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The University of Cambridge has announced the winners of one of its oldest and most prestigious prizes.

The Adams Prize is awarded jointly each year by the Faculty of Mathematics and St John’s College to UK-based researchers, under the age of 40, doing first class international research in the Mathematical Sciences.

This year’s topic was “the Mathematics of Astronomy and Cosmology”, and the prize has been awarded jointly to Dr Claudia de Rham and Dr Gustav Holzegel, both of Imperial College London.

Professor Raymond E. Goldstein FRS, Chair of the Adams Prize Adjudicators, said:

Dr de Rham works at the interface of particle physics, gravity and cosmology. In highly influential work, she has constructed the first examples of nonlinear, ghost-free, theories of massive gravity—theories which could have important cosmological implications to our universe. Dr Holzegel works on the mathematics of general relativity. He has made ground-breaking contributions to the mathematical study of the stability problem for black holes—one of the most celebrated objects of astronomy.  On behalf of the Adams Prize Committee, I would like to congratulate both of them on winning the Prize this year.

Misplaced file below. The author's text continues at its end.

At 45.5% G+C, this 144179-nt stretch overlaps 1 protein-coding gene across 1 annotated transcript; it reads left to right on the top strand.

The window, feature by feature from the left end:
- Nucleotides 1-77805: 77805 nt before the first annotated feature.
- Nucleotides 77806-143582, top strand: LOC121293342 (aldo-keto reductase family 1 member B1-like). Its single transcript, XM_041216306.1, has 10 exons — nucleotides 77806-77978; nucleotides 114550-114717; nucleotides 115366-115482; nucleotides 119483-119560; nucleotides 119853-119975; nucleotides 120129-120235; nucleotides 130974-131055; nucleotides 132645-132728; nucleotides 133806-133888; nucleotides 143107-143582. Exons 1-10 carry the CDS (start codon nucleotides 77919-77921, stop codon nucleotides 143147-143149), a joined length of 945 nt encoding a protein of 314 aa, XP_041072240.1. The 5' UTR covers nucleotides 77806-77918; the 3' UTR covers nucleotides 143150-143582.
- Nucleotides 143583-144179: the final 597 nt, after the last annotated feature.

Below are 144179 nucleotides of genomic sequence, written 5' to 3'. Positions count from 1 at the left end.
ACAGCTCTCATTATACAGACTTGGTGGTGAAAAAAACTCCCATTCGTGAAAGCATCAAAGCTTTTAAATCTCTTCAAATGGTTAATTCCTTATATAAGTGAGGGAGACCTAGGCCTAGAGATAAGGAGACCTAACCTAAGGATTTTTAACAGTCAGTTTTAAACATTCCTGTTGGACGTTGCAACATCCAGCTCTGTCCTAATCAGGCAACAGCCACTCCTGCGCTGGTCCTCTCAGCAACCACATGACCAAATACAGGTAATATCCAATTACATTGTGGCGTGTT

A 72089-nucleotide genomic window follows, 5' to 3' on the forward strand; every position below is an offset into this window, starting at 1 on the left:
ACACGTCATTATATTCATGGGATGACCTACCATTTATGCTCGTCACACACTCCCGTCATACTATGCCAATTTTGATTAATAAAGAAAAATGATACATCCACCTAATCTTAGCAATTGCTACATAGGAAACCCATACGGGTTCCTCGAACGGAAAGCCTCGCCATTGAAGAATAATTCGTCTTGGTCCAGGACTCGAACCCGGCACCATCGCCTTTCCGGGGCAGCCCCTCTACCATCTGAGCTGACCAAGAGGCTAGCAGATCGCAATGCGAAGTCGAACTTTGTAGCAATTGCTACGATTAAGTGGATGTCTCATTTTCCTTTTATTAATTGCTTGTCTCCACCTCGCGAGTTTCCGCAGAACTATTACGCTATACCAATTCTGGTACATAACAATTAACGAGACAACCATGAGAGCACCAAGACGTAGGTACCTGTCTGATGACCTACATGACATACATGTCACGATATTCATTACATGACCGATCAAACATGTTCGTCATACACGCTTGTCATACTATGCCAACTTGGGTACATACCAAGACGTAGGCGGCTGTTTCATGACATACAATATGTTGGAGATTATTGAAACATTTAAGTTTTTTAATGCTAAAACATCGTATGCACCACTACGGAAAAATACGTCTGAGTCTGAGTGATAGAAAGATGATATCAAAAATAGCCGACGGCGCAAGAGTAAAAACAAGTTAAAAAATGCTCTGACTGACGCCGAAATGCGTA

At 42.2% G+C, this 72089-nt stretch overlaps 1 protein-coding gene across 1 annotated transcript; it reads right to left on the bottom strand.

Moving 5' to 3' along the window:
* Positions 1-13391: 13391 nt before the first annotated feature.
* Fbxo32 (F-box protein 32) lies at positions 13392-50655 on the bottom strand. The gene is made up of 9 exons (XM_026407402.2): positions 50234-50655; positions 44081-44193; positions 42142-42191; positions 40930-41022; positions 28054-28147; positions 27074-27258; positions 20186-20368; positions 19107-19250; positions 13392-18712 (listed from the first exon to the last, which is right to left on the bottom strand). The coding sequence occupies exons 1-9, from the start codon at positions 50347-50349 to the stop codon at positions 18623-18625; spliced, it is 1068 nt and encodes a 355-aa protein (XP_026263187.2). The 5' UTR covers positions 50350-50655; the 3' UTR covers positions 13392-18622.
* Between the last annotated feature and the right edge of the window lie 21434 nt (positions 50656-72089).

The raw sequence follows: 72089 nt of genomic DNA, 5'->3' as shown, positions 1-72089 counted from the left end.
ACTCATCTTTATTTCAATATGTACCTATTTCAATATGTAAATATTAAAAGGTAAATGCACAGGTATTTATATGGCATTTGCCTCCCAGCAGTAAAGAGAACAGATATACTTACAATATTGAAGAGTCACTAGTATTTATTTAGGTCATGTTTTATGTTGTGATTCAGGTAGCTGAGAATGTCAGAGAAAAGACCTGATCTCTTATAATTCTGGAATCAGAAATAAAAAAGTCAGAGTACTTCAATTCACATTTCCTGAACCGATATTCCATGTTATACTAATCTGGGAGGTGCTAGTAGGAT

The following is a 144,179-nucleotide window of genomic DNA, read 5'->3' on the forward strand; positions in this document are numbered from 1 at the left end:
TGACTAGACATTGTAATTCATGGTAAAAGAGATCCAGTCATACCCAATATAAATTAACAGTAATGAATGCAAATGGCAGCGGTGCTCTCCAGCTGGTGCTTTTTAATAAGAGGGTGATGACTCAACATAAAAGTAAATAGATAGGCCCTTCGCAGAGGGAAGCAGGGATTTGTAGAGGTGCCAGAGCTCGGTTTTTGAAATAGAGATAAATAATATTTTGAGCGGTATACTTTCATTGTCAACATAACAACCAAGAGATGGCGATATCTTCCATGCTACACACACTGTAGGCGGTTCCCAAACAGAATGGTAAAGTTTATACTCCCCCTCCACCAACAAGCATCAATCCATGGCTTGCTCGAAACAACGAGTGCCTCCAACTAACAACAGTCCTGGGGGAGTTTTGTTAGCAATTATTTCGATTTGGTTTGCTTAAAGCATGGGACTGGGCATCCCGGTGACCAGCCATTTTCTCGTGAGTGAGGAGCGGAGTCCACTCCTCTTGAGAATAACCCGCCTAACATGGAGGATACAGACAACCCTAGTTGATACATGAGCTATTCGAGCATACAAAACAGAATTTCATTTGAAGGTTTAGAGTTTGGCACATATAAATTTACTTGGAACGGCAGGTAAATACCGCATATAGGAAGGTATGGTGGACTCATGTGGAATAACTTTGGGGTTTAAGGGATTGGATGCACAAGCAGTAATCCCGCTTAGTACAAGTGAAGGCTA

The Adams Prize is named after the mathematician John Couch Adams and was endowed by members of St John’s College. It is currently worth approximately £15,000. It commemorates Adams’s role in the discovery of the planet Neptune, through calculation of the discrepancies in the orbit of Uranus.

For further information, please contact:

  1. Undergraduate Office, Faculty of Mathematics, University of Cambridge.
    Tel: 01223 337968; e-mail:
  2. Office of External Affairs and Communications, University of Cambridge.
    Tel: 01223 332300; e-mail: